1. They have never been an only cat. They only know life as part of their litter. They will cry less and the transition will be less frightening if they are together.
  2. They entertain each other. Kittens can get bored and/or lonely, and if they have a sibling they will attack each other instead of your furniture or your houseplants.
  3. They have a bond like human siblings that will entertain you. When they play it will be no holds barred. If one is sleeping, the other has no issue walking up and biting him in the butt just because. They sleep in a pile. Get enough kittens and you can’t tell where one starts and the next begins. They communicate with each other, which is heart warming.
  4. If they look alike— and Zeus and Apollo have only minor differences— you can have fun confusing friends, family and neighbors.

And the football game…

I couldn’t go because I didn’t have a ticket, but I walked over and got really lame footage of the band playing Hail to the Warriors (Hail on YouTube) and the National Anthem (Star spangled banner on YouTube).

Inspired by Vu Le, Nonprofit AF

I attended a Zoom Meeting today with Vu Le of Nonprofit AF hosted by The Gruvin Foundation. Now I know it seems odd for a writer and communicator from the Lehigh Valley to spend time with a foundation focused on Ocean County, N.J., but I had a hunch Vu Le would have a message that transcended geography.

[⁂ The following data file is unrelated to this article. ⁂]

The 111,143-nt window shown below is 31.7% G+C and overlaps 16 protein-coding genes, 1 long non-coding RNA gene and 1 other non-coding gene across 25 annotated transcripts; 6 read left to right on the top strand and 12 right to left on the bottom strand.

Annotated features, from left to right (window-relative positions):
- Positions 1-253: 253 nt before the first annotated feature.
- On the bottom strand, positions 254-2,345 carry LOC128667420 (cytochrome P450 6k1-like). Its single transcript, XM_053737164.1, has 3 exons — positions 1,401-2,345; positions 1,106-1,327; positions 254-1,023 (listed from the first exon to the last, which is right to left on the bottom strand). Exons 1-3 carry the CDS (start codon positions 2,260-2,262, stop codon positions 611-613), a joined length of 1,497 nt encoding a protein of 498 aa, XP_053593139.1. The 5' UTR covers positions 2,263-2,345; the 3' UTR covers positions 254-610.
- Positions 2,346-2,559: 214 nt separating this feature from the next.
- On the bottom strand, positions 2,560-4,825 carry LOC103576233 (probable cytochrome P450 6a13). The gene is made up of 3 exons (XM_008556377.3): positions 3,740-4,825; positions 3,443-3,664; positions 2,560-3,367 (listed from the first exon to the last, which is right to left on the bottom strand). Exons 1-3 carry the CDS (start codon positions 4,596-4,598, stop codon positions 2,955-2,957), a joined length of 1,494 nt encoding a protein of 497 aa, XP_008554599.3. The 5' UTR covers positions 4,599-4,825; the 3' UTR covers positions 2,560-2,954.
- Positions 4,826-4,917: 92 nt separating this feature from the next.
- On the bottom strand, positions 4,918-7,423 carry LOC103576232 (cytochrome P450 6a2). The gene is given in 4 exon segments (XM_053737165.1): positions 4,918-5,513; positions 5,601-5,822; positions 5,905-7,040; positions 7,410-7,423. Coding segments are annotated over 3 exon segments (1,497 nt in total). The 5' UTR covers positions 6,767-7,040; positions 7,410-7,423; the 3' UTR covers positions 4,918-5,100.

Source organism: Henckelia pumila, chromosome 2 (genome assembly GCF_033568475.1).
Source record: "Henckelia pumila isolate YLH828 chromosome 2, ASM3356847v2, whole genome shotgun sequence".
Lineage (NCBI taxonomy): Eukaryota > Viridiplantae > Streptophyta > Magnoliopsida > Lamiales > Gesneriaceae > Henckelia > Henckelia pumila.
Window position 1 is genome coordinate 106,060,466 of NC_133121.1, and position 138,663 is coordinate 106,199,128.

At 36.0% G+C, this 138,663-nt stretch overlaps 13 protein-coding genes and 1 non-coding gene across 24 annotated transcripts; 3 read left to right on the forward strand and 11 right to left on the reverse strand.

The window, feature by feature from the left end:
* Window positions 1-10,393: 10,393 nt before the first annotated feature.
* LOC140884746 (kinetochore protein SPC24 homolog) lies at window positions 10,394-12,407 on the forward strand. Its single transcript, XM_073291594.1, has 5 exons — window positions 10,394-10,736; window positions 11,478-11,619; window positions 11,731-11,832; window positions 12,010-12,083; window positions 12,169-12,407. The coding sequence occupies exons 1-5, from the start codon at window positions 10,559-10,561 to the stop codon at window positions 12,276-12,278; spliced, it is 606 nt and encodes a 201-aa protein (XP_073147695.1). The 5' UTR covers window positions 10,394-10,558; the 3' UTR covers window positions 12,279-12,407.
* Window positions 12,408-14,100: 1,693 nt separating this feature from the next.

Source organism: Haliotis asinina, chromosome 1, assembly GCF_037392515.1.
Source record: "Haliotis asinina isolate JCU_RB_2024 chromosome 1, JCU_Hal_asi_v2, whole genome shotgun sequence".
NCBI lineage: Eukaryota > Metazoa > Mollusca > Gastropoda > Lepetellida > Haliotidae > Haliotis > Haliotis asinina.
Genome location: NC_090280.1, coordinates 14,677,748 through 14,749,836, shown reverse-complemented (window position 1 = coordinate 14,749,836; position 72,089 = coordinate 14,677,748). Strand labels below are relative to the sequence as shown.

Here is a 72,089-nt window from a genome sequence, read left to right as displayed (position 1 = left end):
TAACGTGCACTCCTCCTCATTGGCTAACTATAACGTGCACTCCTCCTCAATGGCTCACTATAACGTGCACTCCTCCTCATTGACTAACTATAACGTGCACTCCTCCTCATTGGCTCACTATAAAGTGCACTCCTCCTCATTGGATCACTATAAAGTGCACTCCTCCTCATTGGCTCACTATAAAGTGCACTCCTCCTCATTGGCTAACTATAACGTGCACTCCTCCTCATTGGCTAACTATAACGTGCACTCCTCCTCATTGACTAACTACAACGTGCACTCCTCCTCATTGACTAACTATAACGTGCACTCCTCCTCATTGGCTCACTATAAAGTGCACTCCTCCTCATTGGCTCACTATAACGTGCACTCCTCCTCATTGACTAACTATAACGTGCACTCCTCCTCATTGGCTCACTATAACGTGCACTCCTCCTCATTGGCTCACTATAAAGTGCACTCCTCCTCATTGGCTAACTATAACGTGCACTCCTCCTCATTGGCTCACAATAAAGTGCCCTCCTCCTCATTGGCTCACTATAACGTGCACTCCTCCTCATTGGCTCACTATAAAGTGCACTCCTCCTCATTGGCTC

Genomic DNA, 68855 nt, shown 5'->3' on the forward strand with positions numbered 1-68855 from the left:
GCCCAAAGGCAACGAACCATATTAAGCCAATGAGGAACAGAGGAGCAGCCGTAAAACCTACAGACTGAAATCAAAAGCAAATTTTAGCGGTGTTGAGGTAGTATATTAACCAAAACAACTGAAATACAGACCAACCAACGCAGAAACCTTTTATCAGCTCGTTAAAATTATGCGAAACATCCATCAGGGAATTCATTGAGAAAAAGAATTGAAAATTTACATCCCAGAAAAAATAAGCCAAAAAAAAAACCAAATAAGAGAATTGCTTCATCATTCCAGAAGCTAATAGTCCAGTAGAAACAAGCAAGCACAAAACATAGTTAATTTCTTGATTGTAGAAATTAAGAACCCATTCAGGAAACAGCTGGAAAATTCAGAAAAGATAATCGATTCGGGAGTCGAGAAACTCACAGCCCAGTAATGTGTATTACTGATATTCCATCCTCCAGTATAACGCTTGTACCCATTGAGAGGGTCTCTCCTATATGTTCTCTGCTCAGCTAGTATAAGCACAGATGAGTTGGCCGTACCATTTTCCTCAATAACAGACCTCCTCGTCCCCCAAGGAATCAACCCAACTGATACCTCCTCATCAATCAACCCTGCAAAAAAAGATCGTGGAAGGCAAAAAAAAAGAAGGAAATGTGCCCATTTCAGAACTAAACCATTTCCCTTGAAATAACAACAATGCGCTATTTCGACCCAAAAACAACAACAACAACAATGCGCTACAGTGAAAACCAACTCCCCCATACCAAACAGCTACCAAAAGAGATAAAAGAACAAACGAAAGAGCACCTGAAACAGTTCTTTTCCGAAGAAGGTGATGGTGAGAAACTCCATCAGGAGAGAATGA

But before I get how right I was, let me celebrate the fact that I attended the meeting in true 2020 remote work fashion—

My Zoom Face

While below the waist, I spotted pajamas.

Let me just say that Vu Le speaks the truth and boldly proclaims what those of us who rely on traditional nonprofit institutions to employ us cannot say.

It’s time for the nonprofit sector to be bolder and more assertive.

Vu Le, Nonprofit AF

He so eloquently described what could be improved about the nonprofit sector. From the basic concepts such as fundraisers should not be judged on how much money they bring in and we should reflect upon the greatest needs in the community versus pushing our own mission.

Le advocates for a change in the ecosystem so that nonprofits stop functioning in silos and foundations and philanthropists stop generating mistrust and wasting time and resources.

For instance, Le reminds us all that GRANT PROPOSALS are a WASTE OF TIME since most never get funded. He poses the question— what if nonprofits employed the same tactics as funders?